Lambing starts close to February 24, indoors where ewes and lambs are kept for about two to three weeks post lambing, while grass growth gets going and to avoid excessive poaching with the farm’s ground being quite wet. Lambs are offered creep for the first four weeks of life, before being turned out onto grass alone.
Everything is performance recorded at birth, with figures including date of birth and birth weight noted alongside lambing ease, maternal ability or any health issues like mastitis for every ewe.
“I do cull quite hard for any problems and will be strict with it,” Mr Murray says. “I do not want to be mollycoddling individuals.”
An eight-week and 20-week weight is then recorded for the lambs, as well as ultrasound scanning for back fat and muscle depth.
This has shown an average daily liveweight gain for this year’s lamb crop to date as 350g, achieved with lambs receiving creep for the first four weeks of life. Topping the scales at the 20-week weigh at 61kg was a Mullan Chancellor ram lamb, which achieved a daily liveweight gain of 430g from birth.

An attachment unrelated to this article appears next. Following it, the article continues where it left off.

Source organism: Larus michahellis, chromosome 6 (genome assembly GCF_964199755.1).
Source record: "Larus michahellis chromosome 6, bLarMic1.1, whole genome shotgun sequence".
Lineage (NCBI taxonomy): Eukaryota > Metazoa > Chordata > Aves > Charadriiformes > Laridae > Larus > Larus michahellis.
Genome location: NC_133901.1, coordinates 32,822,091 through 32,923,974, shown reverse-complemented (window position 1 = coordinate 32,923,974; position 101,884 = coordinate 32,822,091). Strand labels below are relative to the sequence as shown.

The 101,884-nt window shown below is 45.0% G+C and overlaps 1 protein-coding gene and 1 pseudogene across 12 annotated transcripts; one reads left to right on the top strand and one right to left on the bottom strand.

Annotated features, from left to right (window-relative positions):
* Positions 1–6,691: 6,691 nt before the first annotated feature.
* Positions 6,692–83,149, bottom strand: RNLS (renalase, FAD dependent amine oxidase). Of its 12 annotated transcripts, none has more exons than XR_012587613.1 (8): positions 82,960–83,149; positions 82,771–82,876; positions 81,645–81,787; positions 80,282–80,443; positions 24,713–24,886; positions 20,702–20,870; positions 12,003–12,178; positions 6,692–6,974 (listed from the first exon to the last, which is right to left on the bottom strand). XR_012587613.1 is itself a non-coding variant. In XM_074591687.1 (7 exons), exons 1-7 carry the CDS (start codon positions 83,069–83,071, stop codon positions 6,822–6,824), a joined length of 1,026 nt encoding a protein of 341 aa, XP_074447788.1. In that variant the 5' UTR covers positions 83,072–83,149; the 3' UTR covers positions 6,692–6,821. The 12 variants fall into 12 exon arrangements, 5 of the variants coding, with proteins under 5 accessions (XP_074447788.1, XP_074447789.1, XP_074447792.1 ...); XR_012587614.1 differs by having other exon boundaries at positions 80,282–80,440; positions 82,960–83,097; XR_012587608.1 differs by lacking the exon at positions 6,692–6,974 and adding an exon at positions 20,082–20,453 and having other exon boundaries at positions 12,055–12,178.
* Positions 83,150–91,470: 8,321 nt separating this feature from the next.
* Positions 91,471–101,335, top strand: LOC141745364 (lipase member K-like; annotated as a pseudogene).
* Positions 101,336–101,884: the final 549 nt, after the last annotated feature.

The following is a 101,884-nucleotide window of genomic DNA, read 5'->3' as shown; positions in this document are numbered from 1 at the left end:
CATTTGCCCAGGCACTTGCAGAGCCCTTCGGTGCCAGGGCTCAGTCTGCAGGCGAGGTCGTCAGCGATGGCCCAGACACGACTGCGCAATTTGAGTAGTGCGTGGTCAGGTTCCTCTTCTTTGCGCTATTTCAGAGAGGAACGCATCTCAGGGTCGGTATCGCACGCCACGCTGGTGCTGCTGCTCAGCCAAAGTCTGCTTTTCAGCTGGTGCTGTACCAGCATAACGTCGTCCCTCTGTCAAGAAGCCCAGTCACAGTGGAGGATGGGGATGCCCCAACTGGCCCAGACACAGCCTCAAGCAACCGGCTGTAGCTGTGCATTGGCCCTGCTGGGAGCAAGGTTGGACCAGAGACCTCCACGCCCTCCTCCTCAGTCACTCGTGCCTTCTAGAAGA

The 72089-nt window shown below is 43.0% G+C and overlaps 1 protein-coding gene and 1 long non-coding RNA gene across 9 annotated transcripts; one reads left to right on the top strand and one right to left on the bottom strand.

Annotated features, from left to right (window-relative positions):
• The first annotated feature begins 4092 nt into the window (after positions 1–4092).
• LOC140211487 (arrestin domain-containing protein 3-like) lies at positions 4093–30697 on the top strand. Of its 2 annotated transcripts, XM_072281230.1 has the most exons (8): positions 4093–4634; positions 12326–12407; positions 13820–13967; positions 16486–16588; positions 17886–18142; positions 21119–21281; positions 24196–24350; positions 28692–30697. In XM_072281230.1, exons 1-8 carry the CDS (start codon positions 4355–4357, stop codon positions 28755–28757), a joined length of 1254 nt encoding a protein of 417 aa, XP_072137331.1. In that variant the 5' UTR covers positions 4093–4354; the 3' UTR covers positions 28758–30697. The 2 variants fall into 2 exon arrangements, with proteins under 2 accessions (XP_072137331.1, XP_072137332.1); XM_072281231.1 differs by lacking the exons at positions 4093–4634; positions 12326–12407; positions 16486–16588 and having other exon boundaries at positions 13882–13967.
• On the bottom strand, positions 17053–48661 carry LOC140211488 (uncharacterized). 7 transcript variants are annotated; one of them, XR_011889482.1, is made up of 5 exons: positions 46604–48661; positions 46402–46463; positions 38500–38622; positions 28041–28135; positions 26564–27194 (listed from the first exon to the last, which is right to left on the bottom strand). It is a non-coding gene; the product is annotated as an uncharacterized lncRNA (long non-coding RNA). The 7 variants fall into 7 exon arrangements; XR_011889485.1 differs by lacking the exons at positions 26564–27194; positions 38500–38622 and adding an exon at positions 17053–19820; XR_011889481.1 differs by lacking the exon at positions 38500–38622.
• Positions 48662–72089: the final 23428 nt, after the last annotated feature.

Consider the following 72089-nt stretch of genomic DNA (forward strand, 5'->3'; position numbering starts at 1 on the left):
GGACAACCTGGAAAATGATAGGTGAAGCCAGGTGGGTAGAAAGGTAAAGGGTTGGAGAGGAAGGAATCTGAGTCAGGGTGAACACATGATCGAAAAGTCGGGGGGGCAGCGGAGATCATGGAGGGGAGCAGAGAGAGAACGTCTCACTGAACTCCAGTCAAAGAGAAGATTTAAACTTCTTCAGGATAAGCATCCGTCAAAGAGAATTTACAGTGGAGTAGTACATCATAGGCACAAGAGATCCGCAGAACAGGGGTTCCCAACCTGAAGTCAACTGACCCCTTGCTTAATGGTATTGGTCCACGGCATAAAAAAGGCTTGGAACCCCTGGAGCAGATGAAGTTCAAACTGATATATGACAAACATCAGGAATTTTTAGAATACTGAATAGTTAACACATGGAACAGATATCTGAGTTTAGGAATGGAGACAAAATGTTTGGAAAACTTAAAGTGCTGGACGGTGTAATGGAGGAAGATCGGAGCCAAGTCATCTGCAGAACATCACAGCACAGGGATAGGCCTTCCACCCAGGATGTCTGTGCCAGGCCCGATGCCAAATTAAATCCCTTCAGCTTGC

“I have performance recorded for about 17 years and I do believe there is a value in gathering figures and data,” Mr Murray says. “They are a good marketing aid, but I still believe there is work to promote the merits.”
Elsewhere and Mr Murray is looking generally to improving the farm’s grassland performance, having soil sampled the whole farm this year which highlighted a potash and lime deficiency across much of the ground.
He is now looking to more regular reseeding, having recently incorporated redstart which he plans to use for over-wintering a group of sheep on for the first time this year and is also keen to look at different ways to manage grazing pastures with a view to improving grassland utilisation and performance.
He says: “I do incorporate feeding into my system, and for the outlets I am selling to I think it is necessary, to a degree. But I am looking to reduce my reliance on it to produce a more self-sufficient animal while also improving my bottom line.”